Differential expression analysis revealed that of the 137 piRNAs identified in SC cells, 77 (56%) were differentially expressed after GPAT2 silencing (p≤0.05, FC≥|1.5|), with 38 upregulated (28%) and 39 downregulated (28%) (Figure 2B, Supplementary Table 2).

Genomic features of deregulated piRNAs were annotated according to their sequences based on curated databases (piRNA bank, NCBI_Nucleotide and UCSC genome Browser). Length distribution in both groups indicated that piRNAs of 27 and 28 nt in length were significantly associated with the downregulated group (p value ≤0.05). There were no such differences in the other lengths (Figure 2B). Interestingly, most of the downregulated piRNAs (32/39, 82%) are single copy (p value≤0.05), being mainly intragenic (27/32, 84%); whereas in the upregulated group, piRNAs with single (18/38, 47%) and multiple (20/38, 52%) copies showed similar frequencies (p value≤0.05) (Figure 2C, Supplementary Table 2); however, single copy upregulated piRNAs were mostly intergenic (14/18, 77%) (p value ≤0.05). Strikingly, snoRNAs constituted the host gene of 22 out of 27 (81%) intragenic single copy downregulated piRNAs, which is 56% of all downregulated piRNAs, with a probability value ≤0.05 when compared with the upregulated piRNAs. Moreover, piR-36011, a multiple copy downregulated piRNA, maps to the loci of the SNar genes (small NF90-associated RNAs). By constrast, none of the upregulated piRNAs is hosted in a SNOR or SNAR gene.

Considering that it has been proposed that certain piRNAs are derived from snoRNAs precursors [15], and that piRNAs are tissue restricted, we evaluated whether there is a correlation in tissue distribution among the downregulated piRNAs and their hosted snoRNAs. Using DASHR database we analyzed the tissue profile of the piRNAs and the host snoRNAs that were available in the database. Unsupervised clustering based on Pearson correlation was assayed on the nine pairs of piRNA-snoRNA obtained from the search. In all cases an almost prefect correlation (~1) was observed, coincident with a co-expression pattern (Figure 2D).

Interestingly, four of the top-five upregulated piRNAs previously identified in breast cancer growing cells [10], were found downregulated in the SH cells (piR-31636, piR-57125, piR-35548 and piR-57125). Similarly, piR-36041 and piR-43772 which were markedly downregulated in MCF7 growing cells, were found upregulated in the SH cells. Furthermore, of the latter group, piR-36743, piR-36318 and piR-36249 were previously found underexpressed in BC tissues compared to their normal counterparts [10]. All these data agree with the less proliferative phenotype of the SH cells. Expression of four representative piRNAs is displayed in Figure 2E.

Based on published evidences that piRNAs would be involved in mRNA target repression via imperfect base-pairing between the piRNA and the potential target [16], we searched for putative mRNA targets by base complementarity for all the differentially expressed piRNAs. We considered the percentage of complementarity, the strand sense, the mRNA region mapped (5’UTR or 3’UTR), the total score provided by the NCBI Nucleotide Blast, the conservation among species, and not only mRNAs but also pseudogene transcripts and long ncRNAs (Supplementary Table 3). The number of targets varied considerably for each piRNA, ranging from no-hits to hundreds of mRNAs. After filtering, based on the mentioned criteria, we obtained a reduced list of targets (Supplementary Table 3). The functional enrichment of piRNA targets yielded terms mainly linked to lipid metabolism that included sphingolipid de novo biosynthesis, peroxisomal lipid metabolism and synthesis and interconversion of nucleotide di- and triphosphates, among others (Supplementary Table 3). The expression of the putative piRNA target ACSS3, a gene coding for acyl-CoA synthetase short-chain family member 3, was assessed by qPCR; as expected, ACSS3 gene expression decreased 90% in SH cells (Supplementary Figure 3).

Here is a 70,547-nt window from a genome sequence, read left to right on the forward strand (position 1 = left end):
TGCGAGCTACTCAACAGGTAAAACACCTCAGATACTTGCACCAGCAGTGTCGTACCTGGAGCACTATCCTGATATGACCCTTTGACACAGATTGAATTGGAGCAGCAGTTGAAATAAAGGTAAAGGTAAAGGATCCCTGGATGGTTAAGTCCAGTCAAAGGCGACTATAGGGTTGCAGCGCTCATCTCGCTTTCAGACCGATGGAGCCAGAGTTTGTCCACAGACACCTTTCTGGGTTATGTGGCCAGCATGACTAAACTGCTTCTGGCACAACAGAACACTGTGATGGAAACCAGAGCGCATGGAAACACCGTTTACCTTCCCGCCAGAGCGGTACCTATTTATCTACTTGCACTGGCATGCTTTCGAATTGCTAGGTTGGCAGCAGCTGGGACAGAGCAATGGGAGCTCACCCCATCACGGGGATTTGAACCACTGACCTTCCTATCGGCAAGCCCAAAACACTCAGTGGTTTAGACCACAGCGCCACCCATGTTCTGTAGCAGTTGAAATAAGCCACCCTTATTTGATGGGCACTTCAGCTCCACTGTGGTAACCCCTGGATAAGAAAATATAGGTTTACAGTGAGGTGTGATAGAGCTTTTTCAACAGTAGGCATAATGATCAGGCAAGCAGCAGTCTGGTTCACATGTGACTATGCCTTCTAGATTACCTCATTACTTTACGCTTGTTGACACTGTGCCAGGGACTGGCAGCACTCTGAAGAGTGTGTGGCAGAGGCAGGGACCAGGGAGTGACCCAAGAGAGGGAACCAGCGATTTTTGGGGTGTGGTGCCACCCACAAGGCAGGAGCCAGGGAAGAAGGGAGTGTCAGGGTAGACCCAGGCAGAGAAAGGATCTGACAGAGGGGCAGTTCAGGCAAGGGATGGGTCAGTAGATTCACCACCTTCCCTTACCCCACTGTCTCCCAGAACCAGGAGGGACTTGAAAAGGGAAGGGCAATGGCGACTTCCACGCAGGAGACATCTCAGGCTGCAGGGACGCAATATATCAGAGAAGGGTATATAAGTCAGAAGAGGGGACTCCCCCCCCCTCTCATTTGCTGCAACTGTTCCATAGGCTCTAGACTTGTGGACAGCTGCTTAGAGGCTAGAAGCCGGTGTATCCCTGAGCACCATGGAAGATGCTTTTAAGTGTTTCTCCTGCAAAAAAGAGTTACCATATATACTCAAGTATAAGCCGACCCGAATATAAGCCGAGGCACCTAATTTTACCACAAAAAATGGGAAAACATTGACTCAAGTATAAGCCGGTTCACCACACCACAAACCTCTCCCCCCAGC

GPAT2 silencing upregulates specific tRF that might derive from tRNAs associated to a proliferative cellular status

It has been established that tRF can be classified into two groups: “tRNA halves”, that are 30-35 nt in length and belongs to the single cleavage of the mature tRNA at its anticodon loop, and tRF that are derived from mature or precursor tRNAs after cleavage at either the D-loop or the T-loop, giving 5′-tRF and 3′-tRF [17]. Although total reads assigned to tRF did not change after GPAT2 silencing, 275 tRF were identified as differentially expressed (FC≥|1.5|, pvalue≤0.05), with 147 tRF downregulated and 128 tRF upregulated (Supplementary Table 4). Figure 3A shows the top 40 deregulated tRF annotated according to the corresponding mature tRNA ID. We then evaluated the frequency distribution of each tRF species in the upregulated and downregulated groups, compared with the total tRNA genes for each species in the genome (GtRNAdb). Results indicated that downregulated tRF are derived mainly from His-tRNA (9 out of 10, 90%), Pro-tRNA (19 out of 23, 83%), Cys-tRNA (26 out of 39, 67%) and Thr-tRNA (13 out of 23, 56.1%), whereas upregulated tRF are derived mainly from iMet-tRNA (9 out of 10, 90%), eMet-tRNA (7 out of 10, 70%), Trp-tRNA (7 out of 8, 87.5%) and Arg-tRNA (Figure 3B, Supplementary Table 5). When evaluating the length distribution of reads assigned to tRF a shift in length was observed in SH cells; after GPAT2 silencing, the number of longer tRF (31-41 nt) decreased whereas the number of those with smaller length (20nt-30nt) significantly increased (Figure 3C). This means that smaller tRF (20-30 nt) were more abundant in the upregulated group whereas larger tRF (31-40 nt) were more restricted to the downregulated group (Figure 3D).